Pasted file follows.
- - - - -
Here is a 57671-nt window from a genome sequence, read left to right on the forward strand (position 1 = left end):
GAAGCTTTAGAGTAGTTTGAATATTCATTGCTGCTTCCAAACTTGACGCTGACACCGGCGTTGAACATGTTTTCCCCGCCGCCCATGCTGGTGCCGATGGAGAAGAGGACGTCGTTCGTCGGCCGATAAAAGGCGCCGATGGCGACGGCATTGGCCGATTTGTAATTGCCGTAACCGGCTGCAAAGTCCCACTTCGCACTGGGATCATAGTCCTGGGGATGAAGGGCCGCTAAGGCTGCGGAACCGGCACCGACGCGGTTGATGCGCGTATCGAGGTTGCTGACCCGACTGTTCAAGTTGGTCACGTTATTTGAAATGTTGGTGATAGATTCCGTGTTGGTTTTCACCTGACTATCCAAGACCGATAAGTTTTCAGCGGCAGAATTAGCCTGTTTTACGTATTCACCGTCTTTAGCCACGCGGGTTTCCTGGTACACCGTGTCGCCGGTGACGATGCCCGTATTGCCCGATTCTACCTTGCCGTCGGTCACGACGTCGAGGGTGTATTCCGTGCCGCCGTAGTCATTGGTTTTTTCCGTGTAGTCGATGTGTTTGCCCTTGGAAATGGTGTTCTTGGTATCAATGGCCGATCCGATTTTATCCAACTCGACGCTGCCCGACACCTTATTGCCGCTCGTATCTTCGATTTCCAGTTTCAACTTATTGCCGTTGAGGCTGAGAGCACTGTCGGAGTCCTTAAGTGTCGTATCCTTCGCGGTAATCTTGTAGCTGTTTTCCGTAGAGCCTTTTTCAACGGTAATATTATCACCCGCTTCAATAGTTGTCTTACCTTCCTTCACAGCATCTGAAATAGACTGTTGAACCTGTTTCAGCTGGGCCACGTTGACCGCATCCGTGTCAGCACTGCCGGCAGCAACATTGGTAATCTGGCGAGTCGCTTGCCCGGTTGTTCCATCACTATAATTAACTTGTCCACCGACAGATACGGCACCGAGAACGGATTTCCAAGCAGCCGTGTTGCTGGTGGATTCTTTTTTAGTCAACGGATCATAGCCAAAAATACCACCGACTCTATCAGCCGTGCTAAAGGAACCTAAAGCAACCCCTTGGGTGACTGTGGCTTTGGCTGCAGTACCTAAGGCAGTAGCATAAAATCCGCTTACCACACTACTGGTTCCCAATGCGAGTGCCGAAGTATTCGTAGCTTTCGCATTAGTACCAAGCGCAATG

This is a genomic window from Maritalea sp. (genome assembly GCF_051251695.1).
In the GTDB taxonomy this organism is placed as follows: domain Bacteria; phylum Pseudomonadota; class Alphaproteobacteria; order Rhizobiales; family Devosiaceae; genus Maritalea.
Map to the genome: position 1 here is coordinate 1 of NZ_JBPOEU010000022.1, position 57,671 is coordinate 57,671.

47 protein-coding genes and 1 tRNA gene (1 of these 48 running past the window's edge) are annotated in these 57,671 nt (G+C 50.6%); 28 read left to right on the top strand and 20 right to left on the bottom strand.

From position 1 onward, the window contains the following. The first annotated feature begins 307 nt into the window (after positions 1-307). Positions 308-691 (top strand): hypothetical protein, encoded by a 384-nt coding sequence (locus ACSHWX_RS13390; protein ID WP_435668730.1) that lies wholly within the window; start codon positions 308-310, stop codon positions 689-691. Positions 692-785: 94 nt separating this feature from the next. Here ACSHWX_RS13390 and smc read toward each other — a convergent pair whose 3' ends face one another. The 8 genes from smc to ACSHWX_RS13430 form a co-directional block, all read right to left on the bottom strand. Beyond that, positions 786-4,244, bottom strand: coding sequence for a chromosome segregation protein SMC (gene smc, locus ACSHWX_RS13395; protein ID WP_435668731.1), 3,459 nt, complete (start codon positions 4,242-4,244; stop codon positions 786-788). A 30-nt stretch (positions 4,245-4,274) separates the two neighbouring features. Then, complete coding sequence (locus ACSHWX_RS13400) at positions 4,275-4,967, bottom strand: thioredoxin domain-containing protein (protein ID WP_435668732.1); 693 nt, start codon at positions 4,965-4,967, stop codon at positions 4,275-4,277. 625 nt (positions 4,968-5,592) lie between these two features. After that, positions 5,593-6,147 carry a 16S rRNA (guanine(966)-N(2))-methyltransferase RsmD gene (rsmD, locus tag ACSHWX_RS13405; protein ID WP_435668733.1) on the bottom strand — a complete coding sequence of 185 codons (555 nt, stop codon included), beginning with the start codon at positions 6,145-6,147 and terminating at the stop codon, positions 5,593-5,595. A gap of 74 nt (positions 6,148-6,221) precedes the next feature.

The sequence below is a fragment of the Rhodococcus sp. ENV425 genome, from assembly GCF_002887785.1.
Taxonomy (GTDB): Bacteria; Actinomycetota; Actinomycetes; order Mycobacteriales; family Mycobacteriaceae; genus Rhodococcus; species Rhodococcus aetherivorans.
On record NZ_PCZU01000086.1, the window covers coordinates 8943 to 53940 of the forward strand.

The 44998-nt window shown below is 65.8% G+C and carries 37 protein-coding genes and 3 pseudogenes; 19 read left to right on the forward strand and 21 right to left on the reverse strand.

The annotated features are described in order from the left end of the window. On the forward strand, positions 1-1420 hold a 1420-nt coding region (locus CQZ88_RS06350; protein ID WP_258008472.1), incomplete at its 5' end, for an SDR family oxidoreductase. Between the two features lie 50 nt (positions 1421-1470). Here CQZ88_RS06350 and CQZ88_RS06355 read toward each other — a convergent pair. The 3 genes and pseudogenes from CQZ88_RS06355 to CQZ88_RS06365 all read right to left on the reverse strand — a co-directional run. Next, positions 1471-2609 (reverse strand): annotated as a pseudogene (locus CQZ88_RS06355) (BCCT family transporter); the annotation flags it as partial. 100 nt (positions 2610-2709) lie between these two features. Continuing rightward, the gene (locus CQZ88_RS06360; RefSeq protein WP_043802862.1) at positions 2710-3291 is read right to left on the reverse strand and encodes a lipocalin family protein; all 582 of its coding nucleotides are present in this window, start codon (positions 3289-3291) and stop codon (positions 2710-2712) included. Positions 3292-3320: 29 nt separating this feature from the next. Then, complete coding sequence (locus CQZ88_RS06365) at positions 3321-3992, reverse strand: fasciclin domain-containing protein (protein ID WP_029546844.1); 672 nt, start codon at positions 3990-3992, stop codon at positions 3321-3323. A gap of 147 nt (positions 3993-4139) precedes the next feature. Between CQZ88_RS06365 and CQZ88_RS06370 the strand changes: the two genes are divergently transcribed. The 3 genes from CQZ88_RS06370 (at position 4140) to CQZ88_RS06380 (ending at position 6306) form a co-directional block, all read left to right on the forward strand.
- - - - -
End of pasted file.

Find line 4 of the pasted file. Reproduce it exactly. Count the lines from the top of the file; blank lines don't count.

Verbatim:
In the GTDB taxonomy this organism is placed as follows: domain Bacteria; phylum Pseudomonadota; class Alphaproteobacteria; order Rhizobiales; family Devosiaceae; genus Maritalea.